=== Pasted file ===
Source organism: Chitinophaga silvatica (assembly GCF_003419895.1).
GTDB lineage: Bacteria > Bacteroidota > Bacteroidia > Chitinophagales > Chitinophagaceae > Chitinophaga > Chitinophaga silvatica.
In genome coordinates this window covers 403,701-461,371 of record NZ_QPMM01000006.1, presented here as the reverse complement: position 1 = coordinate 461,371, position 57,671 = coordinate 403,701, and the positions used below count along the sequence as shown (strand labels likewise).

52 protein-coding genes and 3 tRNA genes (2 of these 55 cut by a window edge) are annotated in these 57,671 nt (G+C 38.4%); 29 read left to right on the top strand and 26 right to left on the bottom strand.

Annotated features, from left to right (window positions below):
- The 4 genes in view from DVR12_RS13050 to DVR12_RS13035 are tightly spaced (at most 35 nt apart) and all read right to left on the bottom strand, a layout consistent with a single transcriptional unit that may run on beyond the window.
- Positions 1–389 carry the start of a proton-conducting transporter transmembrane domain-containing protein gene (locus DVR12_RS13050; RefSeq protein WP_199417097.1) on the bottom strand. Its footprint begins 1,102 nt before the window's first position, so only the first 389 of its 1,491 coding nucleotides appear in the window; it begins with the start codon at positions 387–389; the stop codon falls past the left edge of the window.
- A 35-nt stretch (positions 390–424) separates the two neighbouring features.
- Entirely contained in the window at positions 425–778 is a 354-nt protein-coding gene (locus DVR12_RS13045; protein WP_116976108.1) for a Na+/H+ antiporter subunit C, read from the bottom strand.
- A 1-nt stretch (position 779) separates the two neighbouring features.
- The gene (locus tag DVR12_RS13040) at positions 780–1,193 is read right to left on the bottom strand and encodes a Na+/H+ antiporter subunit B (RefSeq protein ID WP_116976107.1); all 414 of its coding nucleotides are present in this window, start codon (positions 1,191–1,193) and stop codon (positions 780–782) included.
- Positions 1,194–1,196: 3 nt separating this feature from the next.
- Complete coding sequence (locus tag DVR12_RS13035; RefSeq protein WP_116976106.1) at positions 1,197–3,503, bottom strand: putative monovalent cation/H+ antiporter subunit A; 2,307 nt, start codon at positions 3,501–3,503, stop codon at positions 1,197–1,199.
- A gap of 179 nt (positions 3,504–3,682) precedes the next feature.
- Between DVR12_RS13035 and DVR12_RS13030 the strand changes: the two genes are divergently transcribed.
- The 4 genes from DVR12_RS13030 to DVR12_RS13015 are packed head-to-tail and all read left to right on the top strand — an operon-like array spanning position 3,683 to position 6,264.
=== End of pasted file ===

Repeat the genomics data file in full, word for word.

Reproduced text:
Source organism: Chitinophaga silvatica (assembly GCF_003419895.1).
GTDB lineage: Bacteria > Bacteroidota > Bacteroidia > Chitinophagales > Chitinophagaceae > Chitinophaga > Chitinophaga silvatica.
In genome coordinates this window covers 403,701-461,371 of record NZ_QPMM01000006.1, presented here as the reverse complement: position 1 = coordinate 461,371, position 57,671 = coordinate 403,701, and the positions used below count along the sequence as shown (strand labels likewise).

52 protein-coding genes and 3 tRNA genes (2 of these 55 cut by a window edge) are annotated in these 57,671 nt (G+C 38.4%); 29 read left to right on the top strand and 26 right to left on the bottom strand.

Annotated features, from left to right (window positions below):
- The 4 genes in view from DVR12_RS13050 to DVR12_RS13035 are tightly spaced (at most 35 nt apart) and all read right to left on the bottom strand, a layout consistent with a single transcriptional unit that may run on beyond the window.
- Positions 1–389 carry the start of a proton-conducting transporter transmembrane domain-containing protein gene (locus DVR12_RS13050; RefSeq protein WP_199417097.1) on the bottom strand. Its footprint begins 1,102 nt before the window's first position, so only the first 389 of its 1,491 coding nucleotides appear in the window; it begins with the start codon at positions 387–389; the stop codon falls past the left edge of the window.
- A 35-nt stretch (positions 390–424) separates the two neighbouring features.
- Entirely contained in the window at positions 425–778 is a 354-nt protein-coding gene (locus DVR12_RS13045; protein WP_116976108.1) for a Na+/H+ antiporter subunit C, read from the bottom strand.
- A 1-nt stretch (position 779) separates the two neighbouring features.
- The gene (locus tag DVR12_RS13040) at positions 780–1,193 is read right to left on the bottom strand and encodes a Na+/H+ antiporter subunit B (RefSeq protein ID WP_116976107.1); all 414 of its coding nucleotides are present in this window, start codon (positions 1,191–1,193) and stop codon (positions 780–782) included.
- Positions 1,194–1,196: 3 nt separating this feature from the next.
- Complete coding sequence (locus tag DVR12_RS13035; RefSeq protein WP_116976106.1) at positions 1,197–3,503, bottom strand: putative monovalent cation/H+ antiporter subunit A; 2,307 nt, start codon at positions 3,501–3,503, stop codon at positions 1,197–1,199.
- A gap of 179 nt (positions 3,504–3,682) precedes the next feature.
- Between DVR12_RS13035 and DVR12_RS13030 the strand changes: the two genes are divergently transcribed.
- The 4 genes from DVR12_RS13030 to DVR12_RS13015 are packed head-to-tail and all read left to right on the top strand — an operon-like array spanning position 3,683 to position 6,264.